And so, knowing we reproduce too fast, consume too much, are irresponsible, impulsive, juvenile and quite frankly dangerous for ourselves, what is left to the common-folk?

Here, a single outlet appears to me: Nihilistic Hedonism

When trapped in a system where a common person’s input is nullified by miles of red tape and subversive laws and bureaucratic manipulations that run so deep that no man may fully fathom it, man must be forgiven, nay, even expected to react with a certain disgust and a desire to alienate himself from it all. If there exists a problem that has no solution and promises to sap our lifeblood for as long as we live (for example, an abusive spouse), every psychologist worth their salt will recommend that you sever ties. Cut them from your life, you are better off without it. For every common man, the system and the State is that abusive spouse. Interfering, violating, dominating and oppressing you every chance it gets. So, following the mental health handbook, distancing is just fine.

Distancing oneself from the system, however, has further implications, one that now render the abusive spouse analogy insufficient. When you attempt to disavow participation or any form of engagement, even in idle discourse, with the system, you are signaling the destruction of your faith in a functioning community. You are saying you do not believe we are capable of sustaining ourselves, we cannot coexist long term and that the tracks we are on lead only to destruction. Until this is accepted, a person has not truly severed ties.

Accept this, however, and the rest follows quite simply. When one accepts that everything has gone to shit, then one’s inner conscience no longer impels him to invest in a better future. It would be the equivalent of pouring money into a company that you know is going to go bankrupt. Having lost all incentive to look ahead, one simply looks to enjoy it while it lasts. Nevil Shute’s On The Beach captures this form of thinking admirably. The only difference being, in the fictional work, the onset of the end of life is much more immediate, and so its effect on people is that much more exaggerated. But the essence remains the same. “We all return to dust in the end, so let us make merry while we are here.” A completely understandable extension of the feeling of futility.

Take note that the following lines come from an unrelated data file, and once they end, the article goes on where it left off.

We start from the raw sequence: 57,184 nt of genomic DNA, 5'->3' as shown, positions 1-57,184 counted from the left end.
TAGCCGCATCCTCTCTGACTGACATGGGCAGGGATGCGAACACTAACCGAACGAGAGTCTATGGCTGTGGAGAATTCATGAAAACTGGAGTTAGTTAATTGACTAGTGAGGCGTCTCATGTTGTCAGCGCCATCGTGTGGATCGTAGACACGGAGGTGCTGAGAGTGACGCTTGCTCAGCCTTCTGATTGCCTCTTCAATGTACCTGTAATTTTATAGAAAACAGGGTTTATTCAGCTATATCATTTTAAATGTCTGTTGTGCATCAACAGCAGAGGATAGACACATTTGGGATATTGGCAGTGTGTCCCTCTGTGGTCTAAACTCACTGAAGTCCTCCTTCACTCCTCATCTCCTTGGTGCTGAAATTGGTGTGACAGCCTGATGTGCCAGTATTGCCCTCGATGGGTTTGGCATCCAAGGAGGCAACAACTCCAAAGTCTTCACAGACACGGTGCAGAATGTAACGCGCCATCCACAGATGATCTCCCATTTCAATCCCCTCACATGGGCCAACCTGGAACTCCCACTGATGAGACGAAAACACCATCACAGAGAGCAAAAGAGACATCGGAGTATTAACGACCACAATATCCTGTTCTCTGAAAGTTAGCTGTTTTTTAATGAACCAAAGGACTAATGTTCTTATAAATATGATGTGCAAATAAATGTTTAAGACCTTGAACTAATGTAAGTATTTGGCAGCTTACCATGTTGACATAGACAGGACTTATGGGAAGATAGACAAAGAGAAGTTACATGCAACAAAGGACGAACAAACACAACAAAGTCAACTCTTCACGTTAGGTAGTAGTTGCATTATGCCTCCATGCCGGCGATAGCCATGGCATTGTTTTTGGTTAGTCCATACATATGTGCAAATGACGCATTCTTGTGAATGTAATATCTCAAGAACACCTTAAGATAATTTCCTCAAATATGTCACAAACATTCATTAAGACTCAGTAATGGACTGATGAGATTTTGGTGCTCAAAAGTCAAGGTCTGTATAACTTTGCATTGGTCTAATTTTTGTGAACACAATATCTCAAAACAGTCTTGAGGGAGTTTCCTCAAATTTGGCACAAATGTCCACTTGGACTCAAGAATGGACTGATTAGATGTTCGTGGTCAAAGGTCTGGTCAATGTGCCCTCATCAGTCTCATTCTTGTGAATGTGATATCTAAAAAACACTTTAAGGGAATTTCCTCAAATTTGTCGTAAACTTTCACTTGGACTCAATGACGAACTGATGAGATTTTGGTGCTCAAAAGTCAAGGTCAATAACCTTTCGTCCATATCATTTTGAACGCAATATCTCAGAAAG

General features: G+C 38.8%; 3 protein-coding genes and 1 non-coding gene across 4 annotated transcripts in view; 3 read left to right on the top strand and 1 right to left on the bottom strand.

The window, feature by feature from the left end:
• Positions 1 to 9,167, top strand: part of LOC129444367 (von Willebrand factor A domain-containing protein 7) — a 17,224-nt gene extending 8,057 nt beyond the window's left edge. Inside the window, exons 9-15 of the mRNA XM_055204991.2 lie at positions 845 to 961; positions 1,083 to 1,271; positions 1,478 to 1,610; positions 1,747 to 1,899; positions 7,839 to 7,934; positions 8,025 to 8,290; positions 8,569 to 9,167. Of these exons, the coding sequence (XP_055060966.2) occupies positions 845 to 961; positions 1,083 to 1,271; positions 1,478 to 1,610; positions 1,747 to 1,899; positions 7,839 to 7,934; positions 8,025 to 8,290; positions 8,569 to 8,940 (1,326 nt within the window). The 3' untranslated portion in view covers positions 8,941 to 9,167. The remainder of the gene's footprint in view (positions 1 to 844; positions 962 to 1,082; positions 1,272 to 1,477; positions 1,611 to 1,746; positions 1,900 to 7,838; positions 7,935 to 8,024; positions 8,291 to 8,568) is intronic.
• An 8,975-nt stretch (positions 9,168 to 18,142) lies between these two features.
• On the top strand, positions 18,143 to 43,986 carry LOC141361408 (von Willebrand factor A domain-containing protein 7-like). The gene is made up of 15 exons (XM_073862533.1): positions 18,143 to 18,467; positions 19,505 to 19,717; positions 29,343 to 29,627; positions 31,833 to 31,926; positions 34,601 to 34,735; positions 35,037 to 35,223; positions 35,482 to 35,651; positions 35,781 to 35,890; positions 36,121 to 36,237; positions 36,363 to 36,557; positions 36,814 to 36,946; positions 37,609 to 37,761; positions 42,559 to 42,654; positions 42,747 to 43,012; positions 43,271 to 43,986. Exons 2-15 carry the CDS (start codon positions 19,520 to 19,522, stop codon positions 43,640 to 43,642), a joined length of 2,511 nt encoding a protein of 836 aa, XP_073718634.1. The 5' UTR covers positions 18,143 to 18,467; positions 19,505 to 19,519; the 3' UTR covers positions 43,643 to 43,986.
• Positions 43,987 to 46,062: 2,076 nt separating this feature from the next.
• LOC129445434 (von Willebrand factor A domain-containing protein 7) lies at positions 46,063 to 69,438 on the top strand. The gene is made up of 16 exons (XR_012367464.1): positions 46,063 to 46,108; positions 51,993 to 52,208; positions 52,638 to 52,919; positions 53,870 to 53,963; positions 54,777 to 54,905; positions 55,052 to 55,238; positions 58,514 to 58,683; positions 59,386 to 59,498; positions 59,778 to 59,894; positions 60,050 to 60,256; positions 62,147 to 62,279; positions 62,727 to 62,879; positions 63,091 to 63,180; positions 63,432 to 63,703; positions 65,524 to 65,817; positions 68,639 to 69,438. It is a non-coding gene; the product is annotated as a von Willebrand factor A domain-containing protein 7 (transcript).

Today, the only avenue of hope left to us is outer space, and that faint glimmer is swiftly being shut out by budget cuts and strong, misguided opposition. Within the confines of our planet, we have reached, overthrown and exceeded our limits. What little we are still creating is merely to distract us from the fact that we have begun to teeter. We have nothing more to offer as a species. Nothing that will really matter.

The way I see it, we have dug our graves, we have lay in it voluntarily, we have thrown away all the tools that could possibly allow us to dig ourselves out. And so, the one last thing we can aspire to is dignity. Not in the societal sense of virtuous and moral behavior, but simply being true to ourselves. If we are honest with ourselves, and we recognize the mire we are steeped in, and the fact that we are not getting out, then let us shed these pretenses and do what our minds are telling us to do. Let the world mock our weakness (for indulging is always viewed as a weakness), and let it not matter. Bring on Hedonism, the full package. If we are to die, let us not die in half measures. At the very least, as a species, let us spare the feat of extinction the botched nature of our other achievements. Let us go out with a bang, though there will be none to hear it.

And so, to return to the original question: Do we not have a responsibility to be Hedonistic?

Yes. We most certainly do.